Technological enablement, digitization, and automation are profoundly affecting the industry of healthcare. To keep up with this global digital transformation, hospitals need to get smarter. The value of the smart hospital market, already worth billions in 2021, is expected to grow exponentially in the years to come. This is especially important as the coming decade will present global healthcare challenges. Indeed, many factors are drivers for the evolution of hospitals. To name a few: the emergence of threats like the COVID-19 pandemic, the growing and aging population, the global rise of health costs, and rising consumer expectations. Ultimately, hospitals will need to optimize, redesign, and build new clinical processes, management systems, and infrastructure to meet these changes.
What technologies will be implemented by smart hospitals?
Introducing “smartness” to a hospital environment requires the use of emergent technologies. Smart hospitals will, therefore, integrate new technologies, such as artificial intelligence (AI), the Internet of Things (IoT), robotics, 3D printing, augmented and virtual reality, genomics, and telemedicine. According to a survey conducted in 2019, most U.S. healthcare organizations had already deployed some advanced technologies. Nonetheless, smart hospitals need to implement these technologies to help control costs and optimize efficiency, along with achieving targets like fewer errors and better outcomes.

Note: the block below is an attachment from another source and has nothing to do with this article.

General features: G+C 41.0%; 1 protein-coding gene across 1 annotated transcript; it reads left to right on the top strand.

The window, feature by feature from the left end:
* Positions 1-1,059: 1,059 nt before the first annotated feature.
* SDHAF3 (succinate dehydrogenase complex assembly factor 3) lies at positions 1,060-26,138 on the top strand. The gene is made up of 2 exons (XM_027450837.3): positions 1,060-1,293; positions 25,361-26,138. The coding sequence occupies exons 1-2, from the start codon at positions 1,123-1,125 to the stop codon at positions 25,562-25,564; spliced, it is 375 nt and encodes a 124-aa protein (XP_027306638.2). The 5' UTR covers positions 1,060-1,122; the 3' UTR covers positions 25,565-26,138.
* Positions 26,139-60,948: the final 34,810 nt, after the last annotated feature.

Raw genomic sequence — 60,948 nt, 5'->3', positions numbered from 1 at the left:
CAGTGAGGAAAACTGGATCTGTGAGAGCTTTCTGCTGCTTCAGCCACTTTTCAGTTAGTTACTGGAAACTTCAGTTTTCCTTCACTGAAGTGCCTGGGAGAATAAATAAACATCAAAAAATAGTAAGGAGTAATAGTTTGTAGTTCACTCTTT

How will smart hospitals improve the consumer experience?
Designed with the user in mind, the technology in smart hospitals should benefit both patients and professionals. Smart hospitals will play a critical role in managing the demand for more efficient, convenient, and comfortable care delivery. In 2019, the second area of focus for healthcare structures in the U.S., after IT, was customer service. As patients no longer play a passive role, consumer engagement in healthcare continues to grow. Hospitals will respond to these needs and demands by providing better access to health data and digital solutions while integrating emergent technologies into efficient spaces. Unsurprisingly, the market value of electronic health records in smart hospitals is projected to grow substantially, and so is the market value of remote medicine management. Furthermore, to be considered a smart hospital, structures are also expected to improve the consumer experience by increasing cost transparency, speed of services, and access to provider performance data.
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In the following 8 chapters, you will quickly find the 32 most important statistics relating to "Smart hospitals".